• Iowa has a unique first-in-the-nation role and no one wants to change that.
  • Some claim that caucuses foster party building and organizer training, which may be true, although organizing for primaries can have similar results.
    I think the main reason for caucuses is that not all states provide for a primary. State parties therefor have to run their own processes, which will consist of a “caucus” of one form or another.
  • Caucuses allow fewer voters to participate than primaries, and voters who have to work, or have accessibility issues, or are out of town, or just don’t have the time to spend the day at a caucus generally can’t participate.
  • Caucuses also are expensive for state parties and can divert party resources.
  • The URC is not likely to encourage additional caucuses, and some members spoke in support of state parties using firehouse primaries, if the state won’t hold a primary.
  • The URC may recommend practices to make caucuses more accessible and streamlined, but changes will be up to the state parties to implement. For example, Iowa this year had a telephone caucus for military/oversees voters and encouraged childcare, as well as using a Microsoft reporting app. Nevada had “at-large” sites on the Vegas Strip and pre-registration.
  • Washington State has a state-run primary, but has no party registration, a ballot that allows the choice of either party’s candidate, and all-mail balloting, so the party selects delegates through a caucus system. In 2016, 660,000 people voted in the non-binding primary (Hillary won), and 250,000 people (including 40,000 surrogate affidavits (absentee ballots)) participated in the caucus (Bernie won).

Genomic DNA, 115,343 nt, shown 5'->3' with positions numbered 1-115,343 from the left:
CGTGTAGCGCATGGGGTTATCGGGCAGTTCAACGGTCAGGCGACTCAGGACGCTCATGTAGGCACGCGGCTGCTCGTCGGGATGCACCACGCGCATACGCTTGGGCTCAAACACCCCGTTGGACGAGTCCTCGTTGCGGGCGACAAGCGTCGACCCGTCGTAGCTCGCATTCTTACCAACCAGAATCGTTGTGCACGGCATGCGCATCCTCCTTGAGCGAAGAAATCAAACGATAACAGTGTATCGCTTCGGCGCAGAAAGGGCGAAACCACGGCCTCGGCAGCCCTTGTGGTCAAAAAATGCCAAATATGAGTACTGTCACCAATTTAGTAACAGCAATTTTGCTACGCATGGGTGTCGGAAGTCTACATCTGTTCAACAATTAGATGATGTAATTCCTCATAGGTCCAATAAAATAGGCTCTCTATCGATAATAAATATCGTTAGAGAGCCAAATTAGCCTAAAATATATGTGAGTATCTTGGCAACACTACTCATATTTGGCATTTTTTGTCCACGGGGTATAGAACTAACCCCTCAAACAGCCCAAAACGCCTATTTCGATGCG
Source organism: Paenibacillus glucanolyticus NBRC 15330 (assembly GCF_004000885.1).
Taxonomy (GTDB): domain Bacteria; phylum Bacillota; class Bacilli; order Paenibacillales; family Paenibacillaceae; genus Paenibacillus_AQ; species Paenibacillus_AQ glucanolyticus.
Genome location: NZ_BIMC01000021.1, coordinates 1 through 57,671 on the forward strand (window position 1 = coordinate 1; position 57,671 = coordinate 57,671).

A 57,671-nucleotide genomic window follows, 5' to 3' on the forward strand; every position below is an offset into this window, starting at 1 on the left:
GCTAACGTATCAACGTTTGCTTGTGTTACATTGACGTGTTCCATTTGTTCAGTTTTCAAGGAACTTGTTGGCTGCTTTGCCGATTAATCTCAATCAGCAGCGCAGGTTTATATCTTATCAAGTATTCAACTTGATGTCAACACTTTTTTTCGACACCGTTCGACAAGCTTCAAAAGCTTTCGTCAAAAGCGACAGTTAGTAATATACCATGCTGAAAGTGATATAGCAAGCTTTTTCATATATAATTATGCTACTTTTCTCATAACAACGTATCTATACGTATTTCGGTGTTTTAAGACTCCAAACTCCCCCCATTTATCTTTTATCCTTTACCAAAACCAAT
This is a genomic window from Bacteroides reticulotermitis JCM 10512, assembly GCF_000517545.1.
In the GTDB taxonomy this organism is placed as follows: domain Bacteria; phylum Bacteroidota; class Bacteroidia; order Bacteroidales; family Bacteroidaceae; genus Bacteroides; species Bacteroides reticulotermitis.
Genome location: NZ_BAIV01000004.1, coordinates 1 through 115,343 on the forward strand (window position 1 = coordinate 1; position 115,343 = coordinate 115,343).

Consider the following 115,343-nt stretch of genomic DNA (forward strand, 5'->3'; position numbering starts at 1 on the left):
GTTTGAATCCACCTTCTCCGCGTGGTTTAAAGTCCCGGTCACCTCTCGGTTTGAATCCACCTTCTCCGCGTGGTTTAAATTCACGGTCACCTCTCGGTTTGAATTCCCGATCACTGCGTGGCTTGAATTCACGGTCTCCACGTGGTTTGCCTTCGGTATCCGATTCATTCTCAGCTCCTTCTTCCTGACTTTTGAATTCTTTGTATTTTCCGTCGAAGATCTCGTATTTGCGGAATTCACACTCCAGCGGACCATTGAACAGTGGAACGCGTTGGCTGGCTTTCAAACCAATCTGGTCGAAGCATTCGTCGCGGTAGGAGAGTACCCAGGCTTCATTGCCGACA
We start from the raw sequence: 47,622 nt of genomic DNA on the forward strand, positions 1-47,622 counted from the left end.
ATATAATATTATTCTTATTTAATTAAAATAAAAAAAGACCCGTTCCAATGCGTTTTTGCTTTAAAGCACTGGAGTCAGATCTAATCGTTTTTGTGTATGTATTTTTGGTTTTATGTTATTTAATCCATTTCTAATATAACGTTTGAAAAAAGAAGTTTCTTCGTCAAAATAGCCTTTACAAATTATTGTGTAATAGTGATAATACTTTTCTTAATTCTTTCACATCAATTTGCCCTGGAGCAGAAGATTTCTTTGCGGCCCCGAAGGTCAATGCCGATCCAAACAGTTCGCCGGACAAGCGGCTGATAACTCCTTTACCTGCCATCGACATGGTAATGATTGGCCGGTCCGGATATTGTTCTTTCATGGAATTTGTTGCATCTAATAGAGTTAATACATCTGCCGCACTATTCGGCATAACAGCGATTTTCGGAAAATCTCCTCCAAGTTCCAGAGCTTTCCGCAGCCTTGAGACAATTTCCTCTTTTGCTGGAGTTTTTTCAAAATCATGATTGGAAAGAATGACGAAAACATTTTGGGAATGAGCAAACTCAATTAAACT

• If a candidate has less than a 15% turnout of supporters (threshold), voters can move around to join or create viable caucuses; eliminating this step would save time and facilitate some sort of absentee voting processes. Another issue is whether percentages are locked in at the first level, or reallocated depending on the number of delegates who show up at subsequent levels. Campaigns would prefer to have the number set at the caucus (as it is for primary states).